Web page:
i want switching witha ic
You can use these IC as switches and control DC, AC as shown.
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Hope u understand a micro or some kind of sensor replaces the push switch...
You can use a transistor . A transistor works like a switch. or you can also use amplifier ic .
Sometimes I am amased how much you guys post as a resonse with nothing to go at LOL
It's a gift....
The Irish are born with it, I believe...
All this time and I never knew you had Irish blood!
Well yes, I cut my hand rock climbing on Inishmore a delightful Aran island.
I voiced a desire to see a green Leprechaun and promptly stumbled and fell to the ground. My face 10 cm from a large brilliant green beetle...
Welcome to the finest race on Planet Earth (my wife is Irish) so I have to say that.
We have the same beetle here in Canada it is called the Emerald Mortician. It lays it's eggs in rotting corpses.
Another name for it is a cadaver beetle, there are a number of cadaver beetles sometimes called undertaker beetles, and some even bury small rodents and birds when they lay their eggs.
yes, by designing a circuit to use them. There are many choices.
Vague question => vague answer
I know this is not going to be of little help, but yes and no.
All logic ICs are switches, a OPamp is an IC and depending on how you wire it rail to rail it can act like a switch.
However you are asking for circuits that number in the millions.
So what IC do you want to use?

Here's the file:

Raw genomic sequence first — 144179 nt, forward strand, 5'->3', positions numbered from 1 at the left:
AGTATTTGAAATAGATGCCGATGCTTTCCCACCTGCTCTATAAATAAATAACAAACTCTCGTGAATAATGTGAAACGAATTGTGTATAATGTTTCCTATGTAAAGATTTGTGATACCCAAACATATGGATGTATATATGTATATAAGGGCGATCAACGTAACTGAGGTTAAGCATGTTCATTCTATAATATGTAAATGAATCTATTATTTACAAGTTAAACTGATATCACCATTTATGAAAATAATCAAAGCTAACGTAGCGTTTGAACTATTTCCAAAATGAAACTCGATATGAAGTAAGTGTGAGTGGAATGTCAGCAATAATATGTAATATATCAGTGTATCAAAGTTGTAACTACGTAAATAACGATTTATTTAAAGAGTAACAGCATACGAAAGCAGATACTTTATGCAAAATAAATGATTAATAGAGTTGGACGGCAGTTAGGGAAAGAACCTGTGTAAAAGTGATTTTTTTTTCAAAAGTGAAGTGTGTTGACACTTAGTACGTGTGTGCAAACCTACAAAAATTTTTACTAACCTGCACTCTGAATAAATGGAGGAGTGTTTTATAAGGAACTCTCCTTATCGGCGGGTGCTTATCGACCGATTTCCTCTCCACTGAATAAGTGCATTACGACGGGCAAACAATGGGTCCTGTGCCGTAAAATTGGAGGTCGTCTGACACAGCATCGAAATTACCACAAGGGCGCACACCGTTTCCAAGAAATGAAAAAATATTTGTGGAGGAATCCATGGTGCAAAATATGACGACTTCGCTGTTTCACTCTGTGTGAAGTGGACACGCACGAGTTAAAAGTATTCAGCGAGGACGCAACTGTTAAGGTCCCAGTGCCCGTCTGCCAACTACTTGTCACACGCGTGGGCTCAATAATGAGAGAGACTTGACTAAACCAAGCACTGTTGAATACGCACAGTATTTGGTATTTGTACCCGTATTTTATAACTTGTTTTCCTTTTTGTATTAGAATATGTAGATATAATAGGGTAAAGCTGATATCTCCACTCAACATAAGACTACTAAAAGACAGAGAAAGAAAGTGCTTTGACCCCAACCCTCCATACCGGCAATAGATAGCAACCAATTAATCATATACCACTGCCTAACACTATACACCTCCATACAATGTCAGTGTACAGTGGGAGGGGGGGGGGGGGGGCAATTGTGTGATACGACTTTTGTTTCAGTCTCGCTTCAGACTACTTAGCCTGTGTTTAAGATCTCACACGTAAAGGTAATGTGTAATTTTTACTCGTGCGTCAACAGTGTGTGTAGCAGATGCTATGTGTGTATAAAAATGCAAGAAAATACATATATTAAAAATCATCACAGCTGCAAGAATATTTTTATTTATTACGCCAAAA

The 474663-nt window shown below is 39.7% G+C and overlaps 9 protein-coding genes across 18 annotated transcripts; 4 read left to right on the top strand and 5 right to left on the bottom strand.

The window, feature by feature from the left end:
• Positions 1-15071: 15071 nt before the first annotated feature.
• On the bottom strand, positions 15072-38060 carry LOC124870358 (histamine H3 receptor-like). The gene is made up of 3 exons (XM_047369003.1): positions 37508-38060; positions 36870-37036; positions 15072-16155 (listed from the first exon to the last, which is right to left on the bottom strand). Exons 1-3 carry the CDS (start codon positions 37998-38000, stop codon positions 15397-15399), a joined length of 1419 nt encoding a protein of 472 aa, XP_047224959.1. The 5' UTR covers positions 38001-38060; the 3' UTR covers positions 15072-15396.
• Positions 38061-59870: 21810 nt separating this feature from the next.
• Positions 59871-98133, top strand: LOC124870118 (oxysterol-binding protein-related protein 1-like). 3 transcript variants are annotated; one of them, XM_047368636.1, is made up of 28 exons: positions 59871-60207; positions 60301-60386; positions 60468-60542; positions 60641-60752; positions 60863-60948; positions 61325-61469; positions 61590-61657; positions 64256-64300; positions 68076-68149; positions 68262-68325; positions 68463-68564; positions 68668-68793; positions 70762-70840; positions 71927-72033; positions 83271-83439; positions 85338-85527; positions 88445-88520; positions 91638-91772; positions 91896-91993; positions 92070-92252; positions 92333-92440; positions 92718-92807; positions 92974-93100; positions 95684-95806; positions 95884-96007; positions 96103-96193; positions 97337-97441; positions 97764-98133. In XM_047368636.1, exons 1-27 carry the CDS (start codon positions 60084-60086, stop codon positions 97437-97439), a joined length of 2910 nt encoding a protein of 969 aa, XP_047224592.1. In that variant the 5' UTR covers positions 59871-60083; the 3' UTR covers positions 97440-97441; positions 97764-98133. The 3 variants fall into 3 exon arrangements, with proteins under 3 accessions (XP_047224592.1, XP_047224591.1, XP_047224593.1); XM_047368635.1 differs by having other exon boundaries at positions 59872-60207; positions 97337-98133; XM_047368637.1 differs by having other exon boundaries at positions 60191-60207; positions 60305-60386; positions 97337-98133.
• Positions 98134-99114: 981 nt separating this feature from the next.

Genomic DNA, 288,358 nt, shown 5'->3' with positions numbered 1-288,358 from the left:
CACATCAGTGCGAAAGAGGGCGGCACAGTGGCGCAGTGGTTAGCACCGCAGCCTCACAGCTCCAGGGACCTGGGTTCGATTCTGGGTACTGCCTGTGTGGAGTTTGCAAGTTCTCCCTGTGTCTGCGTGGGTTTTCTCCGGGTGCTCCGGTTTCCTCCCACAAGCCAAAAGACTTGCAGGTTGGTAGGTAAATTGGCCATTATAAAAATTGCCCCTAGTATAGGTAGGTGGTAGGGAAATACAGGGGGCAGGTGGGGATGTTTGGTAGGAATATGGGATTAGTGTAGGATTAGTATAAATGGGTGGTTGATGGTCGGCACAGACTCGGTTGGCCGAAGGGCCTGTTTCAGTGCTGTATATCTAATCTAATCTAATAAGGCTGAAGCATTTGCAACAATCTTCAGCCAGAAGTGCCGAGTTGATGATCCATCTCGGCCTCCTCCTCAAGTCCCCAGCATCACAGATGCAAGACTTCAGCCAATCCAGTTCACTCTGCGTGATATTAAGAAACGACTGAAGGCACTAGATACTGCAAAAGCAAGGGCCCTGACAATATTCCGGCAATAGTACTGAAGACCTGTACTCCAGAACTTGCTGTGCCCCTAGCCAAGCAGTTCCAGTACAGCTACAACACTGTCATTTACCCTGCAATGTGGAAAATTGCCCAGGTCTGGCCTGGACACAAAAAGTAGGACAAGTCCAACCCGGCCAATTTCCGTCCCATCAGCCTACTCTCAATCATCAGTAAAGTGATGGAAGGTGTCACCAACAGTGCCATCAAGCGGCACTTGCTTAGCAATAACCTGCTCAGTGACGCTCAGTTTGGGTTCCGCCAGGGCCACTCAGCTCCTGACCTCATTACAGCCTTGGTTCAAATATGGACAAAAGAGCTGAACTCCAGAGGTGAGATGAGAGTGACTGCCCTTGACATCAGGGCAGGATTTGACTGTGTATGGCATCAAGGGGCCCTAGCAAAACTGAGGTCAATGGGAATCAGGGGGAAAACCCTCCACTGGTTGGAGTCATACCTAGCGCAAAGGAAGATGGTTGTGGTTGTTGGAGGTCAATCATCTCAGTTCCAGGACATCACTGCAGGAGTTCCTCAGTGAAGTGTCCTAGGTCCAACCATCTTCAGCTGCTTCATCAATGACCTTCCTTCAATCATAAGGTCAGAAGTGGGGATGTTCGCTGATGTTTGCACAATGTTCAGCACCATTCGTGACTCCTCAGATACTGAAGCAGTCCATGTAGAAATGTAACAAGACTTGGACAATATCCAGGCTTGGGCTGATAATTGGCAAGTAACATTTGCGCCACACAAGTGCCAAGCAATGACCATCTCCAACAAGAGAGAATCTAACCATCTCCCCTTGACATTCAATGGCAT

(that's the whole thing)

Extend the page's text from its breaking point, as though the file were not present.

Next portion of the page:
Do you mean to use it as a relay?
i suggest you use a switching transistor or MOSFET...its a far easy to use and cheap too..it can also handle range of voltages and currents
If you just trying to control power to something small, most any transistor will do the job, but if you want to switch an analog signal to something, a FET, analog switch, MUX, or in some cases, a relay is needed.
MOSFETs can be used in some cases for passing or isolating signals since they sorta-kinda act like electrically variable resistors, but realistically they have a few serious limitations because of the body diode and stuff for passing signals between the source and drain. I have a few TL601 and TL604 chips, which are quite nice but have a pretty high ON resistance.
For strictly AC signals, even simple DIODES can be used! You just capacitively couple the signal to the diode, so it looks like
-----| |----->|------| |------
and by applying a DC offset voltage to the diode, you can control the AC signal. W2AEW has a good video about this.
You usually use a transistor as a solidstate switch. If you're switching AC, you can use a thyristor or triac.